Lead Counsel independently verifies Power Morcellator attorneys in Cleveland by conferring with Ohio bar associations and conducting annual reviews to confirm that an attorney practices in their advertised practice areas and possesses a valid bar license for the appropriate jurisdictions.
The medical device known as a power morcellator is a popular device that allows a doctor to remove a tumor or the entire uterus through a smaller incision than other devices. Unfortunately, women who have undiagnosed sarcoma can have the cancer spread through their abdomen or pelvis by the morcellator.
Anyone injured by such a device should contact a power morcellator attorney to review the potential for legal compensation. Women accross the country who have had a procedure done with this device should contact an attorney for legal advice.
It is in your best interest to get legal help early on in addressing your situation. There are times when hiring a lawyer quickly is critical to your case, such as if you are charged with a crime. It may also be in your best interest to have a lawyer review the fine print before signing legal documents. A lawyer can also help you get the compensation you deserve if you’ve suffered a serious injury. For issues where money or property is at stake, having a lawyer guide you through the complexities of the legal system can save you time, hassle, and possibly a lot of grief in the long run.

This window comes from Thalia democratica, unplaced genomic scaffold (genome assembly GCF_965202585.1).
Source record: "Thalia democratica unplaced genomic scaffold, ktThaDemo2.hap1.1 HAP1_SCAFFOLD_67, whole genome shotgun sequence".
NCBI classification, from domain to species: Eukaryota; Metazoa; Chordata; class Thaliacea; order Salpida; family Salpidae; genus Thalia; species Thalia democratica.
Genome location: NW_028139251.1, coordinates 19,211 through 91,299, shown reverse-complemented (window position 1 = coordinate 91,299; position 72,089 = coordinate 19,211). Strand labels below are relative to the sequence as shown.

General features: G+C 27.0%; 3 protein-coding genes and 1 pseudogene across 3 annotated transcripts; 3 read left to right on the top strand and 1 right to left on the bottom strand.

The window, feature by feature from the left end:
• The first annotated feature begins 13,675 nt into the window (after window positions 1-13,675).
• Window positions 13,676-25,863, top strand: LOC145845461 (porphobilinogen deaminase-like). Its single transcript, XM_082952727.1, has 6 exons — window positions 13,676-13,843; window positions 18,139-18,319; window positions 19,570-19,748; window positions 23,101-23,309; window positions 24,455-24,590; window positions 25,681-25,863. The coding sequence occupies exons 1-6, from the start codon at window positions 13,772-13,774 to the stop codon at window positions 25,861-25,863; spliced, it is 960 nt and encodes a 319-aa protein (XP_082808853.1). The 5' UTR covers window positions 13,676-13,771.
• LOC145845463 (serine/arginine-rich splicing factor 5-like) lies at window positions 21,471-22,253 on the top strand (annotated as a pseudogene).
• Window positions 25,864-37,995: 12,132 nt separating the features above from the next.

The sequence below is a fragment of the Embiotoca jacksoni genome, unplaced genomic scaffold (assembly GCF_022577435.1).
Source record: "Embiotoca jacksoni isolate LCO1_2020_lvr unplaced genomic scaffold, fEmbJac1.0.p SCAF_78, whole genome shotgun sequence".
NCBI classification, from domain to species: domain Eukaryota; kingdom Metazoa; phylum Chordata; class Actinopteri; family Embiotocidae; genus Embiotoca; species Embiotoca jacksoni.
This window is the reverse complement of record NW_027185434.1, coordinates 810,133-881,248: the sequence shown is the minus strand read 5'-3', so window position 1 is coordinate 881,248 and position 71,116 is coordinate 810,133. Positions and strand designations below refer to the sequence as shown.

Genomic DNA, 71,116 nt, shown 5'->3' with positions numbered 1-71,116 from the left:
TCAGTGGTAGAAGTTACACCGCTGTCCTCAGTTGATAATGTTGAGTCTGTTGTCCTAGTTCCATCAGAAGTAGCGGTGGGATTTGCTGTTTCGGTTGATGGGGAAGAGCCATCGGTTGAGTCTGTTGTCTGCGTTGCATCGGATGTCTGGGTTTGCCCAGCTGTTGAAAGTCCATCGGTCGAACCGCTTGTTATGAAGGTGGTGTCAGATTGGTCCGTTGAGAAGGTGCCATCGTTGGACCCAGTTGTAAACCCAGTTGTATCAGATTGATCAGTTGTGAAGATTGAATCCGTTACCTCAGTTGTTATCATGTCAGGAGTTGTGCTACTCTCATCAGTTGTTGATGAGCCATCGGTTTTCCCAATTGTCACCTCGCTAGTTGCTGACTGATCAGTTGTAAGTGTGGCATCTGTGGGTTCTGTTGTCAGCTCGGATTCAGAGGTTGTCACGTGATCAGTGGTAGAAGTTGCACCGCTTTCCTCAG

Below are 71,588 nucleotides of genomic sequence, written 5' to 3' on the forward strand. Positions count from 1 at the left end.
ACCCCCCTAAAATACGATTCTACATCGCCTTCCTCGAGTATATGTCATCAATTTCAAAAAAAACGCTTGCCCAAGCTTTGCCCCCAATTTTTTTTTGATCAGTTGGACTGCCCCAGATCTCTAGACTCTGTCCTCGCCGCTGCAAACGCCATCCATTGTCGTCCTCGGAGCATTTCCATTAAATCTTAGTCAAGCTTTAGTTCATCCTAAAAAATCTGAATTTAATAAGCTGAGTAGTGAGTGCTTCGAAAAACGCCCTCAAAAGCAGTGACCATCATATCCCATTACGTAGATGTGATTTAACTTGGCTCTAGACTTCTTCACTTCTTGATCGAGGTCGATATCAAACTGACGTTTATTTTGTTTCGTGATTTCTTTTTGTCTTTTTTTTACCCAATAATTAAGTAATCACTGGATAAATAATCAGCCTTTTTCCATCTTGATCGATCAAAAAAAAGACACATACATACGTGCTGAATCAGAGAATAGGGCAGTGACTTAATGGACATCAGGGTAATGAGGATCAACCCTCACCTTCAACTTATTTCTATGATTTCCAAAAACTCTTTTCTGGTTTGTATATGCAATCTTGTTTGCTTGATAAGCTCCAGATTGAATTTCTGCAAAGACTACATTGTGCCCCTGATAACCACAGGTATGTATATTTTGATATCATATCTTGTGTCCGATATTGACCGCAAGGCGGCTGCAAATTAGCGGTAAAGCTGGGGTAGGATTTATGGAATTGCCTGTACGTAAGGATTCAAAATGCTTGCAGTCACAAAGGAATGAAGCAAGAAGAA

An experienced lawyer should be able to communicate a basic “road map” on how to proceed. The lawyer should be able to walk you through the anticipated process, key considerations, and potential pitfalls to avoid. Once you’ve laid out the facts of your situation to the lawyer, he/she should be able to frame expectations and likely scenarios to help you understand your legal issue.
Plaintiff – a person or party who brings a lawsuit against another person(s) or party/parties in a court of law. Private persons or parties can only file suit in civil court.
Judgment – A decision of the court. Also known as a decree or order. Judgments handed down by the court are usually binding on the parties before the court.